Jacob Chown’s Hilarion and Mayu Tanigaito’s Myrtha deserve mention in supporting roles: the dancing by both performers was integral to the story and Chown’s battle with the Wilis was emotionally done; Tanigaito kept the pace of the less plot-driven second act going with intricate skill till we saw what had happened to Giselle and Albrecht. Tanigaito also plays Giselle in performances where Gaudiello is Albrecht, and it’s not hard to see her take on the role with aplomb.
   Stiefel returned to Wellington to fine-tune the production, working with his successor, Francesco Ventriglia, who was responsible for the casting of Huan and Gaudiello.
   Marc Taddei conducted Orchestra Wellington, also giving the performance a new energy, performing the full-length score by Adolphe Adam. He will also conduct the Christchurch Symphony Orchestra, the Dunedin Symphony Orchestra and Auckland Philharmonia Orchestra when Giselle reaches those cities.
   Giselle opened in Wellington on August 11, before touring to Napier, Christchurch, Dunedin, Auckland, Rotorua, and Palmerston North, where the season concludes on September 9. Full details are at the Royal New Zealand Ballet’s website, rnzb.org.nz.—Jack Yan, Publisher

July 8, 2016

The Body Shop débuts Drops of Light and Drops of Youth—healthy solutions for younger skin

Bhavana Bhim/7.32



The Body Shop has created some new gems in their latest releases. The new Drops of Light Pure Healthy Brightening range contains  red algæ extract sourced from the waters of the North Atlantic sea. Combined with vitamin C, the products help to improve the skin by correcting dark spots and brightening the skin’s natural glow.
   The first product that we sampled is the Drops of Light Pure Healthy Brightening Serum (NZ$81·95). This product has a convenient oil dispenser which distributes a drop of cooling oil when applied to the skin. It rubs in easily, instantly refreshing the skin’s surface. There is also a subtle aroma of the red algæ and vitamin C which is pleasantly invigorating. Apply twice a day, morning and night, to achieve desired results.
   The second product sampled in the range is the Pure Healthy Brightening Day Cream (NZ$63·95). This tub is incredibly nourishing: it definitely melts into the skin, without feeling heavy and sticky. The product is light with an aroma of red algæ extract, promising to reduce the size and intensity of dark spots while hydrating the skin 24 hours a day. You should apply this liberally to reap the rewards of dewy skin.
   The Body Shop may not have found the fountain of youth, but claim to have found a few drops of it in its new Drops of Youth range. Inspired by the regenerating cells from plants, the team used stem-cell technology to harness the active ingredients sourced from the globe into their products. Cells from edelweiss, sea holly and criste marine have been sourced for the youthful skin care range.
   The edelweiss plant is known for its protective properties, originating from the high alpine mountains of Trentino-Alto, Italy. Sea holly is known for its firming properties, originating from the shores of southern Bretagne, France. Criste marine is known for its skin-renewing properties. The products are infused with these stem cell properties to hydrate and regenerate the skin.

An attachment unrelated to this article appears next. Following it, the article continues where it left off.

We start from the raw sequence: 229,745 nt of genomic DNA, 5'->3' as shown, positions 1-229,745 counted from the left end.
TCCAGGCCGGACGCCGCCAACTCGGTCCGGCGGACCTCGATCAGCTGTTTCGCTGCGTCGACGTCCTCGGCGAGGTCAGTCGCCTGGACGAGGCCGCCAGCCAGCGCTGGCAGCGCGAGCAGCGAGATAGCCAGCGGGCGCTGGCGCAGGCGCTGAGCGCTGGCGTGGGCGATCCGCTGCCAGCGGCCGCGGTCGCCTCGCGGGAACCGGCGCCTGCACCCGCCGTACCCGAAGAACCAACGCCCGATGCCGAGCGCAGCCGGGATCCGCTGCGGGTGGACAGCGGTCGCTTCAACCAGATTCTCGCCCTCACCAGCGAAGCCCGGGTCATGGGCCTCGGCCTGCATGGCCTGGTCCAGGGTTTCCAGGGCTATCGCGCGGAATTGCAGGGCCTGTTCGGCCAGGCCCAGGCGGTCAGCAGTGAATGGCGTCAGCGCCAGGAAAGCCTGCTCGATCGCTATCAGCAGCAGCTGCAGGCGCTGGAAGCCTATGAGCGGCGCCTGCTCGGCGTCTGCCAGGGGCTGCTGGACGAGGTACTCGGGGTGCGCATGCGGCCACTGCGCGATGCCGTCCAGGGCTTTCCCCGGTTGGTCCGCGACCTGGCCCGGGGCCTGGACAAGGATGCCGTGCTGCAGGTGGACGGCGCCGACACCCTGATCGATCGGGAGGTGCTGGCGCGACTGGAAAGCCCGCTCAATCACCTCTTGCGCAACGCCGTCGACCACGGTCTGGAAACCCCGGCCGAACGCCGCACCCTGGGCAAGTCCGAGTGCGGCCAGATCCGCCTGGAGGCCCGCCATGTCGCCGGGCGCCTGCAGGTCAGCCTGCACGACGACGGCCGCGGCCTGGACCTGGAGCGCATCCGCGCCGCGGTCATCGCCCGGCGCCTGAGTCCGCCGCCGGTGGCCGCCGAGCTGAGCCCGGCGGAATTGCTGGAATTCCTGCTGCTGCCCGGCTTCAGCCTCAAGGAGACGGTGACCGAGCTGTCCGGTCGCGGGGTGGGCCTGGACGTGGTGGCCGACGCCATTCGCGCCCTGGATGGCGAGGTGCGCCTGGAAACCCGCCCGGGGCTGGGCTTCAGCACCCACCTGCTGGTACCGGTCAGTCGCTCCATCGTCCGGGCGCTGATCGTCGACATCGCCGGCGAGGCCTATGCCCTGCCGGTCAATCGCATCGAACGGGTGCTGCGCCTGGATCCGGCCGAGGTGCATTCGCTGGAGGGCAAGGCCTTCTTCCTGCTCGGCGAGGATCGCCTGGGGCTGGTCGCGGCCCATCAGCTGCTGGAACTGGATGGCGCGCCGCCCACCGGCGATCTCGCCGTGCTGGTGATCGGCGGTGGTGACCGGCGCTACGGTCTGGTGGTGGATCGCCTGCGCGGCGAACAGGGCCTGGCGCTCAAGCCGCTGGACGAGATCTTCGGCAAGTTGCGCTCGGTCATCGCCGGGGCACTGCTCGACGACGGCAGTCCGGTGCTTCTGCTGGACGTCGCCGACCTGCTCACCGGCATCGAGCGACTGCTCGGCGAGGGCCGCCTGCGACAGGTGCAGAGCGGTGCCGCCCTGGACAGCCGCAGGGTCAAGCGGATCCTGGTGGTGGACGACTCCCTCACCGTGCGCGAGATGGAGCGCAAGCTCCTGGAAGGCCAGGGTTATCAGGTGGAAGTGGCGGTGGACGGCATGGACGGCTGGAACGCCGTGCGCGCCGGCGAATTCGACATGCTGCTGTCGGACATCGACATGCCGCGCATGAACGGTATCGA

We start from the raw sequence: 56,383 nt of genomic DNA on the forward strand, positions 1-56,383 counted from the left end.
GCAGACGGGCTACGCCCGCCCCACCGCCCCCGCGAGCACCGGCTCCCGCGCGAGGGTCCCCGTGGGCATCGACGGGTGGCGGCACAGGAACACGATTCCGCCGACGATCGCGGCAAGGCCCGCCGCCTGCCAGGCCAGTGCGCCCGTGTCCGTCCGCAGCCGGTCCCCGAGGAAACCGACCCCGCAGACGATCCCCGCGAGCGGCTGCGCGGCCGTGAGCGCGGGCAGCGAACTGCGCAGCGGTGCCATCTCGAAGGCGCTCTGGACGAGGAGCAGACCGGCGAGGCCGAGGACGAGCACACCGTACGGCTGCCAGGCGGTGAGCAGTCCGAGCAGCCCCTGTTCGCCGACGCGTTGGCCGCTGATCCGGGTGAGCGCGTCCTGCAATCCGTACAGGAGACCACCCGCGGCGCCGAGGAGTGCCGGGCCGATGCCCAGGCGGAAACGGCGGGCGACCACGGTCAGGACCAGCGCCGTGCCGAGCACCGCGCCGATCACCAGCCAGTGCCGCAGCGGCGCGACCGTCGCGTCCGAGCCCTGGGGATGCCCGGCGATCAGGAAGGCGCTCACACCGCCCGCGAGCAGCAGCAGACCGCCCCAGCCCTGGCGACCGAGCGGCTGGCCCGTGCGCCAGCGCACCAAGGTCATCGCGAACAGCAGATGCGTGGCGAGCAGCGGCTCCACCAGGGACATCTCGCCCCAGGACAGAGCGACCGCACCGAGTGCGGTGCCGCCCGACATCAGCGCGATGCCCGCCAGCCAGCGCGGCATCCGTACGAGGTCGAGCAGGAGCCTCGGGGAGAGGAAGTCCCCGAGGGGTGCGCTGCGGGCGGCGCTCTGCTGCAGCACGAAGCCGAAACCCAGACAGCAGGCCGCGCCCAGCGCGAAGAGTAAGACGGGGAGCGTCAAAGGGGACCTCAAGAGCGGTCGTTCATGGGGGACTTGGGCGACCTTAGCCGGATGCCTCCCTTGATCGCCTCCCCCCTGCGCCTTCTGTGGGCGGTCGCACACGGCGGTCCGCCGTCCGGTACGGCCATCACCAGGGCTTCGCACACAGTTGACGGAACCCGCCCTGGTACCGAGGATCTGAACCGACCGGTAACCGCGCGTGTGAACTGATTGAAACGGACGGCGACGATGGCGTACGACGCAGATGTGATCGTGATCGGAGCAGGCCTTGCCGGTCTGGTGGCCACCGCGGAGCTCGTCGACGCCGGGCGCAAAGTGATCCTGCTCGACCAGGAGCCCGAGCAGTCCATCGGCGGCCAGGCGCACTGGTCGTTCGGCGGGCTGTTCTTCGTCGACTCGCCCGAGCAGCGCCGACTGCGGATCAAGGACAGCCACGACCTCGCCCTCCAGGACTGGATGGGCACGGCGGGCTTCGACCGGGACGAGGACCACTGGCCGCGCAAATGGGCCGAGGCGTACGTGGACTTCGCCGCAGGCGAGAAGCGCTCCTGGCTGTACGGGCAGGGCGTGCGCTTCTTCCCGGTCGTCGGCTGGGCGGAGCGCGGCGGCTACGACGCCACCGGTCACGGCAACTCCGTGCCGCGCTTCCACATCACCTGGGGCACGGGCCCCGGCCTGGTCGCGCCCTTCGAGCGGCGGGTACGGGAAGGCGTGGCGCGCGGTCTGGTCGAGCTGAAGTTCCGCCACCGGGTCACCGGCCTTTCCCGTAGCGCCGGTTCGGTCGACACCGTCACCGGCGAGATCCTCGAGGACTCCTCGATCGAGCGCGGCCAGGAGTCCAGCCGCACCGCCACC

The first product sampled is the Drops of Youth Lotion (NZ$58·50). It is infused with all the stem cell power to prepare and activate the skin. The product activates the senses with a fragrant aroma of the triple infused plants. It glides on to the skin effortlessly, softening the texture.
   To further enhance the skin’s appearance, the second item sampled is the Drops of Youth Youth Cream, (NZ$59·95). When placed on top of the lotion, the cream revives the nature of the skin, giving it a soft dewy complexion. The dual power of the lotion and cream works well to enhance the youthful cells of the skin.
   Try the complete Drops of Light and Youth range, available in New Zealand from July 11.—Bhavana Bhim

May 26, 2016

The Body Shop launches Bio-Bridges programme, regenerating and protecting 75,000,000 m² of forest

Lucire staff/12.44


Above: The red-shanked douc, or monkey, one of the endangered species that the Body Shop’s Bio-Bridges programme will protect.

On Tuesday, the Body Shop unveiled its Bio-Bridges programme, which aims to regenerate and protect 75,000,000 m² of forest.
   The programme will not only see forests protected from exploitation and unsustainable harvesting, the Body Shop wants to ensure that animals and plant species within them thrive.
   The first project is the Khe Nuoc Trong forest in north-central Vietnam, home of the red-shanked douc, saola (known as the Asian unicorn and one of the rarest animals on earth), Bengal slow loris and Burmese python. All of these species are threatened by hunting and illegal logging, and the Body Shop notes that nearby habitats are still suffering from the effects of Agent Orange used during the Vietnam War. The World Land Trust and Viet Nature Conservation Centre are working with the Body Shop, patrolling the forest and setting up camera traps, while working with the local community, promoting sustainable forest use and farming.